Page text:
Jim Patrick’s undergraduate and graduate education included training in physics, communications engineering, and biomedical engineering. His degrees include BSc, MSc, DEng, and CPEng(Biomed). He is also a fellow of Engineers (Australia) and a fellow of the Academy of Technological Sciences and Engineering. Early in his career, Jim developed an interest in how electrical stimulation might be used to help people with hearing loss. It was at this stage that he joined Professor Graeme Clark’s research team at Melbourne University in 1975.
When the Australian government decided to support the commercial development of cochlear implants, Mr. Patrick transferred to the Cochlear company to work on the development of a clinically applicable cochlear implant. He was responsible for systems engineering and the digital aspects of the implantable stimulator, playing a key leadership role in the development of this new medical implant. Two important features of the instrument were a large number of electrodes (22) in the stimulator, and the use of pulsatile stimulation allowing for precise temporal interleaving of electrode stimulation thereby reducing inter-electrode interaction. These innovations allowed for the development of advanced signal-processing strategies for significant improvements in speech understanding.
Jim rose rapidly within the company, and he was given broader responsibilities, including managing Cochlear’s global research program, exploring how novel forms of signal processing can improve the performance of the cochlear implant, and how advances in biology and electro-neural interfaces can be applied to future implant designs.
Dr. Patrick has also been involved in several projects that seek to apply this technology in other medical bionic fields such as the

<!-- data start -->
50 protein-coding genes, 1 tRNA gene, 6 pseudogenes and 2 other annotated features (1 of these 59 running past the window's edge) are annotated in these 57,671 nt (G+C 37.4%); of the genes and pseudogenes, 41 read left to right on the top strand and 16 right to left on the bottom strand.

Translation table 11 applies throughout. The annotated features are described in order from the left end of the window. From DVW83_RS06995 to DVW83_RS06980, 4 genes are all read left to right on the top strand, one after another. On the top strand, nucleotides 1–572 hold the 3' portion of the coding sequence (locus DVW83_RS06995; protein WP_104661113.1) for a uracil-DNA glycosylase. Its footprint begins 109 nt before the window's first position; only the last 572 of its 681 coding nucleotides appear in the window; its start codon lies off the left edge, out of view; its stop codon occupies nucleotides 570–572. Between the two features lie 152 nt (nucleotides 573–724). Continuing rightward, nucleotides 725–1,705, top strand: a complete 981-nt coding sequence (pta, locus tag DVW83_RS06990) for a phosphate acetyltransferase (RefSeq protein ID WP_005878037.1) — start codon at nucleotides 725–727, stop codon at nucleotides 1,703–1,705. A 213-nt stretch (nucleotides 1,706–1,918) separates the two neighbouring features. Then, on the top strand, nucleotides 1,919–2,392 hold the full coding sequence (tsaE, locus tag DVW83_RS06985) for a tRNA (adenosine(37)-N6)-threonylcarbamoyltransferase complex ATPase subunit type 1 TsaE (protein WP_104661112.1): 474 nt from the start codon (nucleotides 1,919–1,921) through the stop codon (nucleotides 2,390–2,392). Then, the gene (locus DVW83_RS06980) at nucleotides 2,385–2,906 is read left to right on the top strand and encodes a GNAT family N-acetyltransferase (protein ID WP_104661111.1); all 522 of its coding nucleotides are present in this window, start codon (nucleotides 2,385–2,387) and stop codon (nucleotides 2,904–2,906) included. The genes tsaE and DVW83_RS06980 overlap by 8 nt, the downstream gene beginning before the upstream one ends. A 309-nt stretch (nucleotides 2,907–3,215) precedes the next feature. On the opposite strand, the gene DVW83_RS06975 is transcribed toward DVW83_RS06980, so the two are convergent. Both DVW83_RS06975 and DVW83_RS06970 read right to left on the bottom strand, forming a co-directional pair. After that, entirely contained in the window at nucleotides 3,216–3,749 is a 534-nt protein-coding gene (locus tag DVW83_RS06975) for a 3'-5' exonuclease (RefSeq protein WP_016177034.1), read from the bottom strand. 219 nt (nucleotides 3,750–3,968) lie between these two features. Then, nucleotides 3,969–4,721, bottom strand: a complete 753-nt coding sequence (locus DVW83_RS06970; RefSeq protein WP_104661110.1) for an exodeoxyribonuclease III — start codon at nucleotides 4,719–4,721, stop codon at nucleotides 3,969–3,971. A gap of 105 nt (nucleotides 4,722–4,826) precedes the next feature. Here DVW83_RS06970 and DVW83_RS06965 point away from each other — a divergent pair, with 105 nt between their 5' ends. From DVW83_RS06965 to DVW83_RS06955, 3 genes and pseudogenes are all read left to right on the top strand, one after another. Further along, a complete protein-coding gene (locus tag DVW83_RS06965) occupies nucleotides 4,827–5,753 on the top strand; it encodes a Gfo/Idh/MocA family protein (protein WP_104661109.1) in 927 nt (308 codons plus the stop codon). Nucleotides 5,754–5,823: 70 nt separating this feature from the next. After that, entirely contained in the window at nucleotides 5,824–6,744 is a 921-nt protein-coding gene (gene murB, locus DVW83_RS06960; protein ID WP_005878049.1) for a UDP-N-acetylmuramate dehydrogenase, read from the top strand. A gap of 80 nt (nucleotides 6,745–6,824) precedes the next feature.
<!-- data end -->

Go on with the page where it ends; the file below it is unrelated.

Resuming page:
- Treatment of spinal cord injuries
- Use of an implanted stimulator to provide sensory feedback for people using artificial hands
- Use of an implanted stimulator to provide pacing vestibular stimulation to relieve Meniere’s symptoms
He retired from Cochlear at the end of December 2016, with a subsequent appointment as chief scientist emeritus.
During his 35 years as a leading researcher in the hearing health industry, Jim acquired a growing list of honors for his many substantial contributions in improving the efficacy of cochlear implants. Here is a brief listing of his many awards:
- 2007 “Australia’s Most Influential Engineers” for Engineering Expertise
- Royal Institute for Deaf and Blind Children – Jim Patrick Audiology Centre
- Warren Centre for Advanced Engineering – Engineering Icon for the cochlear implant
- Patrick Meeting Room at Australian Hearing Services
- Winner of the 2014 David Dewhurst Award for Biomedical Engineering
- Jim Patrick Meeting Room at Australian Hearing Hub
- ATSE Clunies Ross Lifetime Achievement Award for the application of science and technology for the benefit of Australia in 2015
- Order of Australia for distinguished service to science through the development of Cochlear implant technology, to biomedical research and engineering innovation, and to education and professional associations in 2015
These awards are tangible evidence of Jim’s industry-based, game-changing contributions to audiology. By this means, Jim has improved the quality of life for hundreds of thousands of people with hearing loss. In short, James F. Patrick is a most worthy recipient of The Samuel F. Lybarger Award for Achievements in Industry.